But there's another reason for keeping sentences short.
Short sentences = less scrolling on digital devices
When writing for the web, whether blog posts or web page content, only so much text can display on a screen and even less on a smartphone.
So, keeping sentences brief and avoiding big chunks of text helps your reader avoid endless scrolling.
Shorter sentences mean fewer words. And fewer words mean you must be picky about your chosen ones to communicate your point precisely.
Remember, for content to do its job, people must understand it to recognize its value. Reading your blog should be enjoyable, not a test of mental stamina.
Otherwise, you're writing for yourself.
Let's talk about that writing project you've put off; email or call me at 508-277-4929!
I'm a freelance copywriter and former veterinary assistant specializing in the animal health and veterinary markets. I dive into the intricacies of writing excellent content so you don't have to!
You own a veterinary practice, and you've decided to start a blog to stay in touch with your clients.
Great idea -- because as a practicing veterinarian, you're in the business of animal health. So why not take steps to help your practice thrive and keep clients returning?
A blog can be an effective way to do this.
But before you put your fingers on the keyboard and publish your first post, here are some tips for writing an outstanding one.
Choosing topics for your veterinary blog
As you choose topics, remember that you're writing for your readers, also known as your target audience.
And most people read blogs to learn something. Especially pet parents keen on animal health because they want the best for their pets!
What you write about should be something that will help them, whether it's the benefits of a particular flea and tick product, the best way to trim nails, or answers to questions you field every day like, "Should I feed my pet a raw diet?" or "Why does my dog eat cigarette butts?"
Tone and format of your veterinary blog
Blog readers don't want to be pitched, so avoid selling your product or service outright; keep that lowkey.
Instead, be personable. Write conversationally with a story-telling approach. Tap into insights from your day-to-day experiences to tell stories that will make your posts interesting.
For instance, maybe a recent euthanasia case raised a point you'd like to share. Readers will appreciate your perspective and advice on this sensitive subject; this builds trust. And trust builds relationships.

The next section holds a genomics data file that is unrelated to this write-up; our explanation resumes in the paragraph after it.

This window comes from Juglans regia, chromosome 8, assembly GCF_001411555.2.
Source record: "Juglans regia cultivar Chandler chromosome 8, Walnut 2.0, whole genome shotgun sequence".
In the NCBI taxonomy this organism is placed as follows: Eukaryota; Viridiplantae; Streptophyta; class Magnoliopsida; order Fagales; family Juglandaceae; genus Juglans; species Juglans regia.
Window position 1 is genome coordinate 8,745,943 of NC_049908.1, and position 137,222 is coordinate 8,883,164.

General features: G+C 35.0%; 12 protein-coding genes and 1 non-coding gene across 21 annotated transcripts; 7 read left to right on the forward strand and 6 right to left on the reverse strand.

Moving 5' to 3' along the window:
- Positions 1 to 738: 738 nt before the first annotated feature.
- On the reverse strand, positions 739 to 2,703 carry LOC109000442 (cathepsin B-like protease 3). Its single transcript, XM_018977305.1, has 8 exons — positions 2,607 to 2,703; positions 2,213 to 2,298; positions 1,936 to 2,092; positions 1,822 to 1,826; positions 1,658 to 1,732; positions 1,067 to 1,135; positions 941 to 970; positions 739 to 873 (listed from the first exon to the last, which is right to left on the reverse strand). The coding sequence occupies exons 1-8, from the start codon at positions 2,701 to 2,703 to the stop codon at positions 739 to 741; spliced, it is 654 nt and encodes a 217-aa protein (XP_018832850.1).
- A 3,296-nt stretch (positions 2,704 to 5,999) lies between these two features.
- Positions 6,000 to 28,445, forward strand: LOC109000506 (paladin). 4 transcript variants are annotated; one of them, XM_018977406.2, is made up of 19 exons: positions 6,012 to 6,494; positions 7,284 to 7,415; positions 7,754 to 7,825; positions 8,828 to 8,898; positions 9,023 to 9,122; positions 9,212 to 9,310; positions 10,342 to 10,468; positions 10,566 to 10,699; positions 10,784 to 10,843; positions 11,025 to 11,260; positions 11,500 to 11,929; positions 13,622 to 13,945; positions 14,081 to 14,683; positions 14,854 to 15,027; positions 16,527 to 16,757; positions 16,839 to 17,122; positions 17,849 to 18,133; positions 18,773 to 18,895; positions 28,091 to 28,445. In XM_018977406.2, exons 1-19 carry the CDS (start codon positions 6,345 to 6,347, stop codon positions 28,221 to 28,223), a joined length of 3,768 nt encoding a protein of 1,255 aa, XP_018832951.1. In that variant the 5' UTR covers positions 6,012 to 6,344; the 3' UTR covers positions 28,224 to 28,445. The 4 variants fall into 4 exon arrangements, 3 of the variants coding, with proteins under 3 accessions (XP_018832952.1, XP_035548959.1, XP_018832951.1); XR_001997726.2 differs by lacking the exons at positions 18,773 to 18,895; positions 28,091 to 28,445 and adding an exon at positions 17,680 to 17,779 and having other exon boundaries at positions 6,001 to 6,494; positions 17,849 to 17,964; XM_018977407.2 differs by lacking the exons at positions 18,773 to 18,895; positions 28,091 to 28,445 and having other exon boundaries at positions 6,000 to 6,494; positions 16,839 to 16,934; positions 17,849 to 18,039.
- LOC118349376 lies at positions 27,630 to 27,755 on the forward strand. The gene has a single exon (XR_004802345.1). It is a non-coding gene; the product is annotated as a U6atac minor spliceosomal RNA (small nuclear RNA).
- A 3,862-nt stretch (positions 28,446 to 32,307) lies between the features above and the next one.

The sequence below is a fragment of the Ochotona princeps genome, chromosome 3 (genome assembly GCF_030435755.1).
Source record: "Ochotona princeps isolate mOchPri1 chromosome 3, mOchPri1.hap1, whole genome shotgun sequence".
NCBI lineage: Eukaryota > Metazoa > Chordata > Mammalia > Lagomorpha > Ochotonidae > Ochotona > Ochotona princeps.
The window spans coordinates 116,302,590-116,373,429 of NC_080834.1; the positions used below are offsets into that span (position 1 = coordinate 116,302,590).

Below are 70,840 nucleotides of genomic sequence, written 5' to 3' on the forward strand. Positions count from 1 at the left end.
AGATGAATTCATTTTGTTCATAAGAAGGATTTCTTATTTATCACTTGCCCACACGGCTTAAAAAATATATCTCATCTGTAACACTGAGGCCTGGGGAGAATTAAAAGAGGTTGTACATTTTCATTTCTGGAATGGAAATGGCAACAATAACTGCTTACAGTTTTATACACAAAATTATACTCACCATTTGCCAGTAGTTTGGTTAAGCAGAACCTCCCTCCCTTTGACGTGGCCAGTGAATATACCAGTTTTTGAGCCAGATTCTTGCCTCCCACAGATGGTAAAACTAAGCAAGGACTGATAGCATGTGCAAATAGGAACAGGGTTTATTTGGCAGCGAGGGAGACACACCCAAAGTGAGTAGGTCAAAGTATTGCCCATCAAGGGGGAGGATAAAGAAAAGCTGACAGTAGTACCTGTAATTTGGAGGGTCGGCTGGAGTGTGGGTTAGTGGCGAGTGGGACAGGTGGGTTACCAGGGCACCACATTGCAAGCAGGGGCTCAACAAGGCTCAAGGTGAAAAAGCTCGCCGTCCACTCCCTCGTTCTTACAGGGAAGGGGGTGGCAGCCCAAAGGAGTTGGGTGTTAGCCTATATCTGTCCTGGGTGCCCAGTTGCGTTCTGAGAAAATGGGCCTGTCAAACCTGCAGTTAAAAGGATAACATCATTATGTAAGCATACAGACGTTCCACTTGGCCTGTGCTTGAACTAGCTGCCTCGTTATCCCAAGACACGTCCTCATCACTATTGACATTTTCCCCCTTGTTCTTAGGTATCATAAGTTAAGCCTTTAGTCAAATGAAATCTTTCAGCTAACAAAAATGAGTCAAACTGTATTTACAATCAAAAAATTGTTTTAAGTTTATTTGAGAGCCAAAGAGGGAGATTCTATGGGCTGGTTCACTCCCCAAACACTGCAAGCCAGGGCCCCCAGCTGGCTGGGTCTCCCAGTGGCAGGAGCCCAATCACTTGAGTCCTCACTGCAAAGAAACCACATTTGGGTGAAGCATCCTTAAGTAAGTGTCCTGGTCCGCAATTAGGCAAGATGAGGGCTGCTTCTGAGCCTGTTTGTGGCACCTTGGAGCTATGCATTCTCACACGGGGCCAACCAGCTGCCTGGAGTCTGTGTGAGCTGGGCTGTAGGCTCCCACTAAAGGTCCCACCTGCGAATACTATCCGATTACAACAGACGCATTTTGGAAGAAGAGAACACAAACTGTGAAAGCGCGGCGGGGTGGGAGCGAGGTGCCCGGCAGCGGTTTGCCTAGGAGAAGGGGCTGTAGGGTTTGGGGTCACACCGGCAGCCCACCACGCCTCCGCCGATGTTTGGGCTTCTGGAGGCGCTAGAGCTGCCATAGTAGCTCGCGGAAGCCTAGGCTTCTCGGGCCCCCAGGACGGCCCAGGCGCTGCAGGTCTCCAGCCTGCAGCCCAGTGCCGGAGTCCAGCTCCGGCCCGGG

Another thing to pay attention to is the format of your post.
Avoid long sentences and big chunks of text; they can be tiring to read. Use headings with paragraphs to break things up, making it easier for readers to skim what's written or jump from one section to another.
Depending on your topic, include statistics when possible. Verify the stats by linking to external sources, which is helpful for a few reasons.
Give readers more helpful content with external links
Linking is akin to citing a reference. It supports your writing and provides readers with additional valuable information.
Linking to quality sources inspires search engines to view your post favorably. External links to other relevant sites add credibility to your post. And that improves search engine results.
Here's an article explaining external linking best practices to learn more.
Help readers discover your blog with search engine optimization (SEO)
SEO plays a role in blogging because its practice, when done well, drives readers to your blog.
But not just any readers, the right readers.
In a nutshell, you optimize your blog and web pages to stack the deck, so to speak, so the people most interested in what you have to offer will find you.
Although many steps are involved with SEO, one of the more important ones is choosing keywords.
Essentially, the keywords you select for your blog post should be the ones your target audience is googling. And to find those keywords requires keyword research.
Keyword research takes time and effort. I could devote a lengthy blog post to this topic, but instead, here's a link to a comprehensive keyword research article.
Once you have your keywords, judiciously place them in your blog post, such as in the title and headings, and sprinkle them throughout the content.
You don't want to just slap the keywords in there or overuse them. Search engines will be suspicious of this behavior and may view your content as spam.
I like to write the post first and then go back and insert keywords. This approach lets you focus on the point of your article without worrying about where to put the keywords.
Get your blog post read with a blockbuster title
So let's imagine you've just written a gem of a blog post with content sure to please your audience.
How do you get them to read it? With a title that catches their eye and sparks their interest!
The title has to inspire, entice, or intrigue so the reader opens and reads your post. Coming up with a blockbuster title is no small feat, so don't treat your title selection as an afterthought.